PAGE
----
America needs to be into manufacturing

Executives from the Big Three Detroit automakers, plus the head of the United Autoworkers, were back before Congress Thursday to ask for billions of dollars in taxpayer money. They say that without billions in taxpayer funding, they will go belly up, with residual effects that will be felt throughout the economy.
No doubt, bankruptcy by Ford, GM or Chrysler would do further harm to the staggering economy. The question before Congress is what would be worse — pouring taxpayers' hard-earned dollars into a poorly managed, uncompetitive industry or allowing bankruptcy to take its toll, whatever the damage.
Congress should look at more than just the auto industry. Almost all manufacturing in the United States has suffered in the global economy. The steel industry, the textile industry, the furniture industry — all have dwindled to nearly nothing because of global competition and detrimental federal policies. Rather than just bail out Detroit, Congress should consider how the United States can restore its manufacturing base.
Some have worried about the impact of losing the automakers on national security. In World War II, all the automakers churned out jeeps, tanks, trucks and so forth for the war effort. Could the United States face a similar threat without the heavy industry that dominated U.S. jobs in the 1930s, 40s and 50s? America has given up on manufacturing and has tried to gain prosperity through creative financing, which is what sparked the current economic crisis. To be truly successful, the United States needs to make things, not just finance them. Perhaps the United States can't compete in highly labor-intensive industries, but it should be able to compete in manufacturing things that utilize robotics and other labor-saving devices. The Obama administration should create policies, including tax policies, that reward domestic manufacturing of a wide variety of goods.
Cars can be manufactured successfully in this country. Just ask Toyota, Nissan, Honda and Hyundai.

Thursday, December 4, 2008

City planners focus on conserving neighborhoods

Wednesday night's public symposium on the city of Wilson's comprehensive plan brought out a large and diverse crowd to Wilson Community College. That should bode well for the plan that is now in its initial stages.
Perhaps the most interesting insight from a panel of four "experts" dealt with neighborhood conservation, a concept that has been used in Chapel Hill, Raleigh and other cities. It's obvious that Wilson is behind the curve on this concept. Why conserve a neighborhood when you can simply create a whole new one out of outlying farmland? That's been the deal the city has made with developers and home builders in years past. But the use of neighborhood conservation overlay districts in other cities has shown that saving neighborhoods is good for the residents, property owners and the city itself.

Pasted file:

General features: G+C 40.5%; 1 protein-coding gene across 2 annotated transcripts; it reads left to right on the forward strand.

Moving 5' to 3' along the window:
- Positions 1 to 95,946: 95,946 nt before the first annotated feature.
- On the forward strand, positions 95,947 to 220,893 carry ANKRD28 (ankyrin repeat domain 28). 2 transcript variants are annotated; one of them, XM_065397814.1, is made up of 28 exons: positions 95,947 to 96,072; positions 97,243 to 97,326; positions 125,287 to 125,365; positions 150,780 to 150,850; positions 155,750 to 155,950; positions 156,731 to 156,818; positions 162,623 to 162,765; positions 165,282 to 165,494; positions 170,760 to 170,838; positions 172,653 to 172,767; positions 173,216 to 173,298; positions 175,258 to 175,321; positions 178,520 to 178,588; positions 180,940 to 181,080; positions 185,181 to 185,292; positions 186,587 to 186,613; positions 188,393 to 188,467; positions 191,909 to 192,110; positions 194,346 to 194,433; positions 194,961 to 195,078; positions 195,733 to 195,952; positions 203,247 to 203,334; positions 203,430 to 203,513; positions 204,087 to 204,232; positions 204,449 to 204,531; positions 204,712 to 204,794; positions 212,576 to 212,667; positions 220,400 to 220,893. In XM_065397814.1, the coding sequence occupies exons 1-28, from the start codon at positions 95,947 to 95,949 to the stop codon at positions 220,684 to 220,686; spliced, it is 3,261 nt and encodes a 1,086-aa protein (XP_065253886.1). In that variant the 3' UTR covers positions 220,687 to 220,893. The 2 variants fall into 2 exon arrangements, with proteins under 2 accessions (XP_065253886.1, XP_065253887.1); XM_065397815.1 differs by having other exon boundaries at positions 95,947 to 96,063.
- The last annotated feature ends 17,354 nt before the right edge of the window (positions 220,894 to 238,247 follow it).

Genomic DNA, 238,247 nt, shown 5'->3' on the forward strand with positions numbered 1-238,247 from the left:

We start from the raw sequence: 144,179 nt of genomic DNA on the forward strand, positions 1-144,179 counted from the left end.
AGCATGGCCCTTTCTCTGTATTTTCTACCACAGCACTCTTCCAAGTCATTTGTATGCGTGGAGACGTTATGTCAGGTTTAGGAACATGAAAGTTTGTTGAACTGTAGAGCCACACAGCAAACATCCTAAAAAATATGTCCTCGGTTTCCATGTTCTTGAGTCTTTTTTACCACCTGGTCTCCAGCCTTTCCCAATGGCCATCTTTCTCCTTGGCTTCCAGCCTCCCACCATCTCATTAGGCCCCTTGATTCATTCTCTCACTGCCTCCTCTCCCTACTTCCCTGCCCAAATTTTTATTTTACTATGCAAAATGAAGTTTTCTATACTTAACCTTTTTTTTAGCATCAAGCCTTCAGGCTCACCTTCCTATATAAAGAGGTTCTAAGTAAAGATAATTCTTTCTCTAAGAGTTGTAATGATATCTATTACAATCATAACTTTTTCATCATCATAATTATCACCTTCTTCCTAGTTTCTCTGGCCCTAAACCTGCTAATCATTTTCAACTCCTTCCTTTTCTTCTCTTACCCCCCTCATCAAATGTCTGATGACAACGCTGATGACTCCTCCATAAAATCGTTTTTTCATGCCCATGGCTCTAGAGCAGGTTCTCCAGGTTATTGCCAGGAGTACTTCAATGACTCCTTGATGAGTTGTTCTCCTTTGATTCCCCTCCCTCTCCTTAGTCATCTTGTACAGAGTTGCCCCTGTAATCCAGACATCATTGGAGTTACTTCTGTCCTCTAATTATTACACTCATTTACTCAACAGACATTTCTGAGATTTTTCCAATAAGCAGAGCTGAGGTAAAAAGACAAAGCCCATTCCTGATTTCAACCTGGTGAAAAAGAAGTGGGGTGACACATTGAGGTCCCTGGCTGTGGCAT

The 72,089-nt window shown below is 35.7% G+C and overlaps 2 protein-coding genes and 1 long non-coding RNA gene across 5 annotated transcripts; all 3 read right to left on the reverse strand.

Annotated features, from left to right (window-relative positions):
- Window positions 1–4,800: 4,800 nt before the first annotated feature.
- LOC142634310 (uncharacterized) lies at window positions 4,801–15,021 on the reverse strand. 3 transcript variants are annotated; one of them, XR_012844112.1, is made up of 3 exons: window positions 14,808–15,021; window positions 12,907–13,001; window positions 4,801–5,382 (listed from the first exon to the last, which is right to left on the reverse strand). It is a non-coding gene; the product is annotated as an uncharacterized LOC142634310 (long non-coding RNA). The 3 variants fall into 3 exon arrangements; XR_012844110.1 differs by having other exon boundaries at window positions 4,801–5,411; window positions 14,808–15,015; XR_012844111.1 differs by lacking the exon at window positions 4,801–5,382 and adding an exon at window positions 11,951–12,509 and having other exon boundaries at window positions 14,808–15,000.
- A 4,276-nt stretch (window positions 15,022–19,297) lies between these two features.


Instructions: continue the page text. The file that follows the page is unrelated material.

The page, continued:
Too often in Wilson, neighborhoods have been considered expendable. Once-grand neighborhoods have been transformed into unattractive, low-income, dilapidated streetscapes. Enforcing historic preservation and neighborhood conservation appearance standards can forestall neighborhood deterioration. Limiting the extension of city services, including water and sewer lines, roads and electrical power to outlying undeveloped land would restrict the overbuilding of housing stock, which reduces the value of existing (i.e. older) homes. Creative ways of encouraging home ownership, such as property tax reductions for owners willing to restore dilapidated or abandoned housing, would further boost existing neighborhoods and clean up some of the city's residential eyesores.
Wilson's comprehensive plan will be a long time in the making, but a focus on neighborhoods looks like a good place to start.

Wednesday, December 3, 2008

A funeral done the right way

Eight hours on the road yesterday were worth it for the opportunity to say goodbye to a good man, my wife's Uncle Ben, her father's older brother, who died Saturday at age 92. One of my greatest regrets in life is that I have not always attended the funerals of people who were meaningful in my life. Just last week, I missed the funeral of a dear friend of my parents, a woman whose selfless dedication to her church helped shape my life. She also was in her 90s. Because of distance and responsibilities at home or at work, I have missed the funerals of several aunts, uncles and cousins. My presence probably was not missed, but I recognize that I missed something by my absence that I cannot regain.
The funeral for Ben Witherington Jr., a native of Goldsboro and long-time resident of Charlotte, was held in the magnificent sanctuary of Myers Park Methodist Church, a veritable cathedral in one of Charlotte's most-distinguished neighborhoods. Befitting Ben's dedication to the church, the service was a model of Christian hope and values. The soaring ceiling, embroidered banners, dark woodwork and stone walls and pillars gave an air of solemnity and magnificence to the service. The congregation sang three hymns, accompanied by the huge pipes of the church's organ: "For All the Saints," "Great is Thy Faithfulness" and "Here I Am Lord." The hymns were sung to an upbeat tempo, not as dirges, and they were voiced by the full company of friends and relatives, not by some soloist. Funerals should be participatory services, and this one was. Let us express our sorrow — and our faith and hope — in song.